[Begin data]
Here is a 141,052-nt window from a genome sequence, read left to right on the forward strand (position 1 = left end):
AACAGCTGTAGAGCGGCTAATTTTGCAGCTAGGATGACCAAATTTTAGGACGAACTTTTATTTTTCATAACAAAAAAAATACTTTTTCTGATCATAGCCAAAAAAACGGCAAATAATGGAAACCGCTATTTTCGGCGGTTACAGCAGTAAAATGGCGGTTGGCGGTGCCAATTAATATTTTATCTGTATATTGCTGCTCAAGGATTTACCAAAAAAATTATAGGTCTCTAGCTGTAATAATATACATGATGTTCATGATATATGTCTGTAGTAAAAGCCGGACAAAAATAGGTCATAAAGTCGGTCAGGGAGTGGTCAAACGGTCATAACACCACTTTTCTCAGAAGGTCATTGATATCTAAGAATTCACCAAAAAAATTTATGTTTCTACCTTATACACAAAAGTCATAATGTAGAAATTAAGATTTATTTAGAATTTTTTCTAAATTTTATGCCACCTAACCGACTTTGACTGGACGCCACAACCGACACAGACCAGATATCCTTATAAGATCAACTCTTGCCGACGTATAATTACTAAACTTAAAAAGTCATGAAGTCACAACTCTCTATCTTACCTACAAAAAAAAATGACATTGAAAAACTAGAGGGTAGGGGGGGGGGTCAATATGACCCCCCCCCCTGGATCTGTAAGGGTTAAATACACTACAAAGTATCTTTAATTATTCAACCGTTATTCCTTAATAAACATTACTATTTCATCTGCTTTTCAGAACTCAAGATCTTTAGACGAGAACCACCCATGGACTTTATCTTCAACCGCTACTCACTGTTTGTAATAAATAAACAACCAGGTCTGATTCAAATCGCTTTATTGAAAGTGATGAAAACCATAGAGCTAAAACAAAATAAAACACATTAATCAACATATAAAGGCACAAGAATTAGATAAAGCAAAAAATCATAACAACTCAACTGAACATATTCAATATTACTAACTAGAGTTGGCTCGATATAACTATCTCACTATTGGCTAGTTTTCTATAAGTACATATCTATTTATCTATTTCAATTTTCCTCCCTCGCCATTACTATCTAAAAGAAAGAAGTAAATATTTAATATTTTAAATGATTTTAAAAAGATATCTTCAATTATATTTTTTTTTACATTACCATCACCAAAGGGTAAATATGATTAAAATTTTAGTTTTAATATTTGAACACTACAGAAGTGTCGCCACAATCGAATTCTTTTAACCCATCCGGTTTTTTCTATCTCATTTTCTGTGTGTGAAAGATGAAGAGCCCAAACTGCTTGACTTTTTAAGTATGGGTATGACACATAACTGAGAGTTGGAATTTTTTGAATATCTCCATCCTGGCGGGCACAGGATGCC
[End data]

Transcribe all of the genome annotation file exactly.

Here is a 141,052-nt window from a genome sequence, read left to right on the forward strand (position 1 = left end):
AACAGCTGTAGAGCGGCTAATTTTGCAGCTAGGATGACCAAATTTTAGGACGAACTTTTATTTTTCATAACAAAAAAAATACTTTTTCTGATCATAGCCAAAAAAACGGCAAATAATGGAAACCGCTATTTTCGGCGGTTACAGCAGTAAAATGGCGGTTGGCGGTGCCAATTAATATTTTATCTGTATATTGCTGCTCAAGGATTTACCAAAAAAATTATAGGTCTCTAGCTGTAATAATATACATGATGTTCATGATATATGTCTGTAGTAAAAGCCGGACAAAAATAGGTCATAAAGTCGGTCAGGGAGTGGTCAAACGGTCATAACACCACTTTTCTCAGAAGGTCATTGATATCTAAGAATTCACCAAAAAAATTTATGTTTCTACCTTATACACAAAAGTCATAATGTAGAAATTAAGATTTATTTAGAATTTTTTCTAAATTTTATGCCACCTAACCGACTTTGACTGGACGCCACAACCGACACAGACCAGATATCCTTATAAGATCAACTCTTGCCGACGTATAATTACTAAACTTAAAAAGTCATGAAGTCACAACTCTCTATCTTACCTACAAAAAAAAATGACATTGAAAAACTAGAGGGTAGGGGGGGGGGTCAATATGACCCCCCCCCCTGGATCTGTAAGGGTTAAATACACTACAAAGTATCTTTAATTATTCAACCGTTATTCCTTAATAAACATTACTATTTCATCTGCTTTTCAGAACTCAAGATCTTTAGACGAGAACCACCCATGGACTTTATCTTCAACCGCTACTCACTGTTTGTAATAAATAAACAACCAGGTCTGATTCAAATCGCTTTATTGAAAGTGATGAAAACCATAGAGCTAAAACAAAATAAAACACATTAATCAACATATAAAGGCACAAGAATTAGATAAAGCAAAAAATCATAACAACTCAACTGAACATATTCAATATTACTAACTAGAGTTGGCTCGATATAACTATCTCACTATTGGCTAGTTTTCTATAAGTACATATCTATTTATCTATTTCAATTTTCCTCCCTCGCCATTACTATCTAAAAGAAAGAAGTAAATATTTAATATTTTAAATGATTTTAAAAAGATATCTTCAATTATATTTTTTTTTACATTACCATCACCAAAGGGTAAATATGATTAAAATTTTAGTTTTAATATTTGAACACTACAGAAGTGTCGCCACAATCGAATTCTTTTAACCCATCCGGTTTTTTCTATCTCATTTTCTGTGTGTGAAAGATGAAGAGCCCAAACTGCTTGACTTTTTAAGTATGGGTATGACACATAACTGAGAGTTGGAATTTTTTGAATATCTCCATCCTGGCGGGCACAGGATGCC